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Bombs in Bangkok
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No suspects, no motive known yet, but two more bombs just exploded in Bangkok. That’s on top of the six that earlier expoded, killing two people, wounding more than 20, and shutting down New Year’s celebration plans in Thailand.

The Counterterrorism Blog is tracking developments. Zachary Abuza writes:

Coup leader, General Sonthi Boonyaratglin has deployed additional soldiers from the 1st Army to Bangkok to help the police patrol the area. Martial law was recently lifted in the capital.

The low profile targets at first led me and other analysts that I spoke with to discount the involvement of Muslim militants from the deep south. While I have long argued that they have never taken the option of targeting Bangkok off the table, nor are they ideologically against it, at the time they really don’t need to change their strategy. At this point the insurgents are winning (they certainly are not losing). What the attack seemed to reflect was ongoing elite strife over the 19 September coup. There have been several bombings in Bangkok in the past few years, but all have been linked to elite conflicts, not the insurgency. The higher profile bombing of the Siam Paragon – which this author was in shopping with his children a few hours before the blast – might mean something altogether. Then again, it could be the police or other forces disgruntled with the military’s takeover and simply be an attempt to discredit and destabilize the regime. The police are wildly unhappy about the reforms that the military is going to soon force on the police. Yet one of the bombs was placed at a small police kiosk wounding several police officers.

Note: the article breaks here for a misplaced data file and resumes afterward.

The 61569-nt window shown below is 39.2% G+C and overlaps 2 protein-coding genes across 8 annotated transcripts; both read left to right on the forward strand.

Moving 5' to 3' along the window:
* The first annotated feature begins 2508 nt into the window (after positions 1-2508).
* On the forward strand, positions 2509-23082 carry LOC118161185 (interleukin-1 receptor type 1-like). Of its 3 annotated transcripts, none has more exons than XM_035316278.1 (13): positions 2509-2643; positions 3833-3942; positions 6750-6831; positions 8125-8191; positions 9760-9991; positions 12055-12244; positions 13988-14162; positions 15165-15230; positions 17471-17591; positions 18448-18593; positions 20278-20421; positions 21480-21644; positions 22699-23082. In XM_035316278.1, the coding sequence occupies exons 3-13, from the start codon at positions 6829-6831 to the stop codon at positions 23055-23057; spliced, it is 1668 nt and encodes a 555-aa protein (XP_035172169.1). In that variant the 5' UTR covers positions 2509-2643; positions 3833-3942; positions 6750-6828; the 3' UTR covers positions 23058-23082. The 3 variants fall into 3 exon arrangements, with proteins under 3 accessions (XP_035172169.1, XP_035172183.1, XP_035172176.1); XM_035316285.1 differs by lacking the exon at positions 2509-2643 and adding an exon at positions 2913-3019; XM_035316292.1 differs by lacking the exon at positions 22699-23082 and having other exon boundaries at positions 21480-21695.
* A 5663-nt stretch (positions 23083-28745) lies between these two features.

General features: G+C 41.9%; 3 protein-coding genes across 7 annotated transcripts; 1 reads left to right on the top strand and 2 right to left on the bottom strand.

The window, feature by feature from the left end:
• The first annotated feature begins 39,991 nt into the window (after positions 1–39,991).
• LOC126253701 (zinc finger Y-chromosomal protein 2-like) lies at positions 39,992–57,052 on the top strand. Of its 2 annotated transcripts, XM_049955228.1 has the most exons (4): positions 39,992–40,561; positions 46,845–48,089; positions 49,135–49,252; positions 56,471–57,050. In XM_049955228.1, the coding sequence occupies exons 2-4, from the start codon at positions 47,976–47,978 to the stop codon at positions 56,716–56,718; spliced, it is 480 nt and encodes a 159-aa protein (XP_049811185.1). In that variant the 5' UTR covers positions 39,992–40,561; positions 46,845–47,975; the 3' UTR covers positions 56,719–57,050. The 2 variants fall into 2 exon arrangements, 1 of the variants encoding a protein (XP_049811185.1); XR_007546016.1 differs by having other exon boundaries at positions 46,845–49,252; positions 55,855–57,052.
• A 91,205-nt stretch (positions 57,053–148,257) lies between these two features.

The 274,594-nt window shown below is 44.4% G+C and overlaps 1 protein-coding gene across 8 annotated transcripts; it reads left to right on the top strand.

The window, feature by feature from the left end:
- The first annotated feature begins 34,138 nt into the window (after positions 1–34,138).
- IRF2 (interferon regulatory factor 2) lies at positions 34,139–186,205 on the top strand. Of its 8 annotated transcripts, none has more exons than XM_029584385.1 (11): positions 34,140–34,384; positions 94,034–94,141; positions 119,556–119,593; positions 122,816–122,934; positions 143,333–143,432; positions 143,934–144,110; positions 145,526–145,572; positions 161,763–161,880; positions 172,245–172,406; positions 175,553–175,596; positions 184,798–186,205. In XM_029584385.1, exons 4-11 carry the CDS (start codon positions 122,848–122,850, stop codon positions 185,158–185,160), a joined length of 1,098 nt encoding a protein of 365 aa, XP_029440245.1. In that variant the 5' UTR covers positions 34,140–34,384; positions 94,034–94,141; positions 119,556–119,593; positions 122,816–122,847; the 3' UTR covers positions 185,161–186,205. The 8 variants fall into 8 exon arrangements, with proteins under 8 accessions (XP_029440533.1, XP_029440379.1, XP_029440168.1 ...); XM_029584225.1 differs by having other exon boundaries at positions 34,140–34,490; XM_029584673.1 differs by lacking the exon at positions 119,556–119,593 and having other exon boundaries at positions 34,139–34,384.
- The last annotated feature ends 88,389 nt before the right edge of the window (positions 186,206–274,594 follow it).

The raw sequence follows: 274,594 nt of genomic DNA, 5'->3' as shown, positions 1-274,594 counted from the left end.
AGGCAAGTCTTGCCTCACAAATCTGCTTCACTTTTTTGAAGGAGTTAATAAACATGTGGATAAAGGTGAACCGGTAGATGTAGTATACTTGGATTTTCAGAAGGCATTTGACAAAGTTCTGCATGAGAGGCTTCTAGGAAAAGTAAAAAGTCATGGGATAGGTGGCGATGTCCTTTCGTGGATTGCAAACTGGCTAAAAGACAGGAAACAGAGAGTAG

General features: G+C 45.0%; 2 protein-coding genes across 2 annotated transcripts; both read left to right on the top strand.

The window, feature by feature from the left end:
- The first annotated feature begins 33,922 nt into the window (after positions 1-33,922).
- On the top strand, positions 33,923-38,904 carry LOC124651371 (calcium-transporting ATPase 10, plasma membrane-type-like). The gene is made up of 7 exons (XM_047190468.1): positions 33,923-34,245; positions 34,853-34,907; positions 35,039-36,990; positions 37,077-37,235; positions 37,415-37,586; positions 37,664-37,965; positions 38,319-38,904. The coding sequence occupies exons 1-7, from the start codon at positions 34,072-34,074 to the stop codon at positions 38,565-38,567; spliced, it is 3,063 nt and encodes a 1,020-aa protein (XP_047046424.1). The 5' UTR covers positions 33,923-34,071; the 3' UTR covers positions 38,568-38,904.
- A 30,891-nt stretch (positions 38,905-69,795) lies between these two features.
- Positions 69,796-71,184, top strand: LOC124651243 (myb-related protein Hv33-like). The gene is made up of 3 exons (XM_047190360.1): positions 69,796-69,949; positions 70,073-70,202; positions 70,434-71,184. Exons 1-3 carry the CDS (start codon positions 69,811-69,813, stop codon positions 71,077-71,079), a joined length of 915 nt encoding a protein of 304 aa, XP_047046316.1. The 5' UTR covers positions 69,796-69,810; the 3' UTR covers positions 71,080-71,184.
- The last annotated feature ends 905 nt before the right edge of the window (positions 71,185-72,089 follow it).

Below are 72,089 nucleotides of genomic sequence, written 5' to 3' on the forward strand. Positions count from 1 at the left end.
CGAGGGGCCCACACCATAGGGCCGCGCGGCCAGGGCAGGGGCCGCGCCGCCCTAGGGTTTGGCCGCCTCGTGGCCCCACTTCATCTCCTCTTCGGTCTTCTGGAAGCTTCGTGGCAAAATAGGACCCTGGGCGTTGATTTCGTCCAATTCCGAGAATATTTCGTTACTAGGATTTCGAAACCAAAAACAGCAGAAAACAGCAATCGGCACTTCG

Officials from former Prime Minister Thaksin’s Thai Rak Thai party have denied any involvement in the blasts. But unnamed sources from the Council on National Security told The Nation newspaper that the CNS was considering seizing Thaksin’s assets so that he could no longer destabilize the country.

The southern insurgents clearly have the technical capacity to execute large-scale bombings in Bangkok. They detonate on a daily basis far more powerful bombs than what went off in Bangkok. Yet, to carry out so many bombings would require an infrastructure in Bangkok that few would consider them to have, The bombs were also not like the ones usually employed by southern insurgents, in terms of composition or detonation device.

(Republished from by permission of author or representative)
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